Modern and modernised homes are designed or adapted to eliminate draughts and to retain heat inside the property. This reduces the free movement of air causing condensation which can often become a problem as moist air generated in the kitchen or bathroom cannot escape.
Common Fan and Exhaust Systems
Most exhaust systems consist of an exhaust fan, ducting and an exterior hood. Some houses have a central exhaust system, in which one fan draws moisture and odours from several rooms of the house using a network of ducts.
Inline Exhaust Fans: These are mounted in-between ducting and are typically used in places where you want to ventilate an area that does not have the clearance or space for a ceiling mounted fan. Since these are not mounted directly into the ceiling, they are typically very quiet.
Ceiling Mounted Exhaust Fans: These are some of the most popular fans and as the name indicates, they are installed in the ceiling.
Wall Mounted Fans: These are installed directly on the wall, creating a direct pathway for stale air to be expelled outside your home. For this reason, no ductwork is required to install these fans.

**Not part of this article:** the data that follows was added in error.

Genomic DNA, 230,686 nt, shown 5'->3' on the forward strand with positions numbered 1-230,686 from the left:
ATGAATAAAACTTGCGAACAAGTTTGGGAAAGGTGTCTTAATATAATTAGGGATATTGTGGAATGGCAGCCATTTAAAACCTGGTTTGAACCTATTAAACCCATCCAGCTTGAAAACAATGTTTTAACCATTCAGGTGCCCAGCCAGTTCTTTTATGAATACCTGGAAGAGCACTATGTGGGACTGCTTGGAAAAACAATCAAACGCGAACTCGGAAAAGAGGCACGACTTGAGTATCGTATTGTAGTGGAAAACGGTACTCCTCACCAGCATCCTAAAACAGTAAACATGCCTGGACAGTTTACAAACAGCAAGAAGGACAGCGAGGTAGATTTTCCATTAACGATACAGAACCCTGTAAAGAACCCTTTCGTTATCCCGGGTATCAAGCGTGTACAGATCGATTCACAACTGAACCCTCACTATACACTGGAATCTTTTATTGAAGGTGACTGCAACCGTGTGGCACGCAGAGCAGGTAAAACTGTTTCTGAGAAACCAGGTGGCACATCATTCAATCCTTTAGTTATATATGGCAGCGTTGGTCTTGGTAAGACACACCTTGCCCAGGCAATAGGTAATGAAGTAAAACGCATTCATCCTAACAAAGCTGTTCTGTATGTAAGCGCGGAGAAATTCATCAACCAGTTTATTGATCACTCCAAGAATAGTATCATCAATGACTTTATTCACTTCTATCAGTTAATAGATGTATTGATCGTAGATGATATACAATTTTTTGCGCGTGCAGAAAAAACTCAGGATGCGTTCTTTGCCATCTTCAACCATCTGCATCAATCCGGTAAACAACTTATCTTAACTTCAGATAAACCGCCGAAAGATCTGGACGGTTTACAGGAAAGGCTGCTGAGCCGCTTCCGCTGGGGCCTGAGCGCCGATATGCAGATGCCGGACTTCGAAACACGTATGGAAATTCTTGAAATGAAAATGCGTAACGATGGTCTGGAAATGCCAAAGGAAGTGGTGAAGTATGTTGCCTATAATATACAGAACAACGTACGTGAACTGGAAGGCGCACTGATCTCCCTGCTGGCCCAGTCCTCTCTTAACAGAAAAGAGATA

Combination Units: These come in a variety of combinations mixing the above fan varieties with additional features, including a fan-light combination and a heat-fan-light combination.
Bathroom Fans: What Should I Look For?
- The quietest – most energy – efficient fan in the size range required.Look for fans labelled “low noise” or “quiet,” and check for the HVI ( Home Ventilating Institute) rating.
- Low-resistance (smooth) exhaust ducting.
- The exhaust hood where it will not cause moisture damage on exterior surfaces.
Whatever kind of fan you choose based on your bathroom’s layout and structure, make sure that you select a quality fan so that you can rid your bathroom of harmful mold and mildew.